“How long, O Lord, will I call for help, and You will not hear? I cry out to You, ‘Violence!’ yet You do not save. Why do You make me see iniquity, and cause me to look on wickedness? Yes, destruction and violence are before me; strife exists and contention arises” (Habakkuk 1:2-3 nasb).
Have you ever heard someone ask, “If God is all powerful and loving, then why does He allow suffering, hardship, and evil within our world?” When presented with such a question, we often provide some half-hearted reply about living in a fallen or sinful world, but rarely do we join our frustration to that of the person asking that question. We don’t allow ourselves to openly exclaim that our beliefs about God don’t always make sense within the world that exists before our eyes. We would never permit ourselves to say, “God, what are you doing?” To do so would seem to indicate a lack of faith.
The prophets did not look at things in such a manner. When life’s circumstances challenged their theology, they didn’t default to an answer about a fallen world; rather, they expressed their frustration with God. The prophet Habakkuk was especially outspoken in this regard. He recognized that the people of Judah had sinned and fallen short of God’s mark, but God was judging Judah with the Babylonians, who were even worse than the Judahites: “Look among the nations! Observe! Be astonished! Wonder! Because I am doing something in your days—you would not believe if you were told. For behold, I am raising up the Chaldeans” (Habakkuk 1:5-6). Today we might wonder: How did that make sense? How could God judge Judah for its unrighteousness by a people even more unrighteous than they?
Habakkuk never sought easy answers to the difficult questions or to the circumstances and events his world presented. Nor did the challenge that such events posed to his conviction of God cause him to jettison his faith. Rather, he sought answers. He never received the precise answer to the question he posed, but God did answer him. That is a sign of a robust faith—faith that neither turns from the hard questions posed by life and circumstance nor abandons its conviction that God is indeed Who He said He is.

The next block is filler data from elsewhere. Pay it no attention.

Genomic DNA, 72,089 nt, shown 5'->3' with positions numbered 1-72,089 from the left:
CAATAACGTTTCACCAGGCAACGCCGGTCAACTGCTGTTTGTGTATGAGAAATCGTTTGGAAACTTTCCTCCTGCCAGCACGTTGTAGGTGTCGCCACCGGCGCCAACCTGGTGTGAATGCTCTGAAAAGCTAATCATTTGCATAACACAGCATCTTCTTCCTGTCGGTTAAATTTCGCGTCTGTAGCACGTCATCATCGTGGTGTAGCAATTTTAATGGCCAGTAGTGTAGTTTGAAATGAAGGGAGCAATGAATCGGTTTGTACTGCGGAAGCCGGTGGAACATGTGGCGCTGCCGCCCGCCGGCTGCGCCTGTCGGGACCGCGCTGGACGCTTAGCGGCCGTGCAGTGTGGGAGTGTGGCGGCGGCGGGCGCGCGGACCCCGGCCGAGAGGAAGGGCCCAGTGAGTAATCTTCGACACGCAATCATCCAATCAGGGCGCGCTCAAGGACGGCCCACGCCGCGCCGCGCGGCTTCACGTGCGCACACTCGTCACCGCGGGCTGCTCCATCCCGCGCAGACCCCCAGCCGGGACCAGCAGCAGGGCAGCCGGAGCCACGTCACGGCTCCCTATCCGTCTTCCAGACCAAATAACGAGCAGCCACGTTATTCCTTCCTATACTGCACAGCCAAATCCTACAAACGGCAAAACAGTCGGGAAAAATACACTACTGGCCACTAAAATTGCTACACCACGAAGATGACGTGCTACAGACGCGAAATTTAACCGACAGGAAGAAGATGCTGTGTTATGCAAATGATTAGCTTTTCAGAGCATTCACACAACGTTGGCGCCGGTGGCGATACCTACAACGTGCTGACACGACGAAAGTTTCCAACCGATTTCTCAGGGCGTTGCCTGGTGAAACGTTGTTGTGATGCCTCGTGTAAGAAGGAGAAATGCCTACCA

It’s hard not to look at our world today and occasionally wonder what God is doing or where He is. Our faith should have the courage to voice such frustrations and affirm those who express them, as did the prophets. At the same time, do we have the firm persistence, a persistence born from a conviction that God does answer, to say, “I will stand on my guard post and station myself on the rampart; and I will keep watch to see what He will speak to me, and how I may reply when I am reproved” (Habakkuk 2:1).
Lord, when we look at the world around us, it is sometimes frustrating and confusing. Where are You? Why does evil persist; why do the innocent and righteous suffer? How long, O Lord, will this continue? But in the midst of our frustration and confusion, we acknowledge that You are a God who answers, and so we await Your reply. Amen.